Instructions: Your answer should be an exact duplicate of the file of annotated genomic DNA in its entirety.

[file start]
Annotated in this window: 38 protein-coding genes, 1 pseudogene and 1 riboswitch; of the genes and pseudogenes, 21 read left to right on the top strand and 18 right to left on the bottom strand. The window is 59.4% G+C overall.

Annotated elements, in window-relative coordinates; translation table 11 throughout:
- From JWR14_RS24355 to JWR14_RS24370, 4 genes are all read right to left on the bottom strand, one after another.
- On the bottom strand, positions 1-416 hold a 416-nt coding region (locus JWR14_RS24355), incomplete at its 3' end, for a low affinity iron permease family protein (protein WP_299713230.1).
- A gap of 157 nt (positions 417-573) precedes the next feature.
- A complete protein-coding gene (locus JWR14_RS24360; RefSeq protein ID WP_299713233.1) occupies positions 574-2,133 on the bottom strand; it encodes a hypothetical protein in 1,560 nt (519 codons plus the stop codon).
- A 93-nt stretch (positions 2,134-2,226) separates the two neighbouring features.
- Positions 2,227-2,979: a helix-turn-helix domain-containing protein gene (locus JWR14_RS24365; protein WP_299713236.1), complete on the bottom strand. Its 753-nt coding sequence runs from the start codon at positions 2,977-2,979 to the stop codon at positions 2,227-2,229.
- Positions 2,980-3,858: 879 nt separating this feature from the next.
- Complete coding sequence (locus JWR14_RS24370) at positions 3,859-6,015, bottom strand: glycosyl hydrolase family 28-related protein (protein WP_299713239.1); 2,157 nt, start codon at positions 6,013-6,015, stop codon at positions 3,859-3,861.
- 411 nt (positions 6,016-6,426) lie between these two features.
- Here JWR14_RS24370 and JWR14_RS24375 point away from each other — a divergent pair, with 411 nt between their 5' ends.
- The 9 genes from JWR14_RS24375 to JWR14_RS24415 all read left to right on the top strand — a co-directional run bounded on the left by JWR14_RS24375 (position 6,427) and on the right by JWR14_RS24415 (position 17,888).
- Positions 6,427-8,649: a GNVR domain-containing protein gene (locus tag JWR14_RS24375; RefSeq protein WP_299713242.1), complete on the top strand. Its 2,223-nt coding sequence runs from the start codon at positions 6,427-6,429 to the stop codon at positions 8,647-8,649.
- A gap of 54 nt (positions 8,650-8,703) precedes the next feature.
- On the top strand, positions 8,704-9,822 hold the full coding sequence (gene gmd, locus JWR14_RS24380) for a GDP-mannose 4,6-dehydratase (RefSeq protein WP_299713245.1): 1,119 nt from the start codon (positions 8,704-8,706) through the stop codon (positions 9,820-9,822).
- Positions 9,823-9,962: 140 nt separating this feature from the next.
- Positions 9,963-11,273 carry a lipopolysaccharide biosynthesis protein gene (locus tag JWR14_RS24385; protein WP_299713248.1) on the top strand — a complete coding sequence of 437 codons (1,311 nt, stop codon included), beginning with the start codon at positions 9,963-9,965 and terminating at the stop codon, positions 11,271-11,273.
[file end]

Annotated in this window: 38 protein-coding genes, 1 pseudogene and 1 riboswitch; of the genes and pseudogenes, 21 read left to right on the top strand and 18 right to left on the bottom strand. The window is 59.4% G+C overall.

Annotated elements, in window-relative coordinates; translation table 11 throughout:
- From JWR14_RS24355 to JWR14_RS24370, 4 genes are all read right to left on the bottom strand, one after another.
- On the bottom strand, positions 1-416 hold a 416-nt coding region (locus JWR14_RS24355), incomplete at its 3' end, for a low affinity iron permease family protein (protein WP_299713230.1).
- A gap of 157 nt (positions 417-573) precedes the next feature.
- A complete protein-coding gene (locus JWR14_RS24360; RefSeq protein ID WP_299713233.1) occupies positions 574-2,133 on the bottom strand; it encodes a hypothetical protein in 1,560 nt (519 codons plus the stop codon).
- A 93-nt stretch (positions 2,134-2,226) separates the two neighbouring features.
- Positions 2,227-2,979: a helix-turn-helix domain-containing protein gene (locus JWR14_RS24365; protein WP_299713236.1), complete on the bottom strand. Its 753-nt coding sequence runs from the start codon at positions 2,977-2,979 to the stop codon at positions 2,227-2,229.
- Positions 2,980-3,858: 879 nt separating this feature from the next.
- Complete coding sequence (locus JWR14_RS24370) at positions 3,859-6,015, bottom strand: glycosyl hydrolase family 28-related protein (protein WP_299713239.1); 2,157 nt, start codon at positions 6,013-6,015, stop codon at positions 3,859-3,861.
- 411 nt (positions 6,016-6,426) lie between these two features.
- Here JWR14_RS24370 and JWR14_RS24375 point away from each other — a divergent pair, with 411 nt between their 5' ends.
- The 9 genes from JWR14_RS24375 to JWR14_RS24415 all read left to right on the top strand — a co-directional run bounded on the left by JWR14_RS24375 (position 6,427) and on the right by JWR14_RS24415 (position 17,888).
- Positions 6,427-8,649: a GNVR domain-containing protein gene (locus tag JWR14_RS24375; RefSeq protein WP_299713242.1), complete on the top strand. Its 2,223-nt coding sequence runs from the start codon at positions 6,427-6,429 to the stop codon at positions 8,647-8,649.
- A gap of 54 nt (positions 8,650-8,703) precedes the next feature.
- On the top strand, positions 8,704-9,822 hold the full coding sequence (gene gmd, locus JWR14_RS24380) for a GDP-mannose 4,6-dehydratase (RefSeq protein WP_299713245.1): 1,119 nt from the start codon (positions 8,704-8,706) through the stop codon (positions 9,820-9,822).
- Positions 9,823-9,962: 140 nt separating this feature from the next.
- Positions 9,963-11,273 carry a lipopolysaccharide biosynthesis protein gene (locus tag JWR14_RS24385; protein WP_299713248.1) on the top strand — a complete coding sequence of 437 codons (1,311 nt, stop codon included), beginning with the start codon at positions 9,963-9,965 and terminating at the stop codon, positions 11,271-11,273.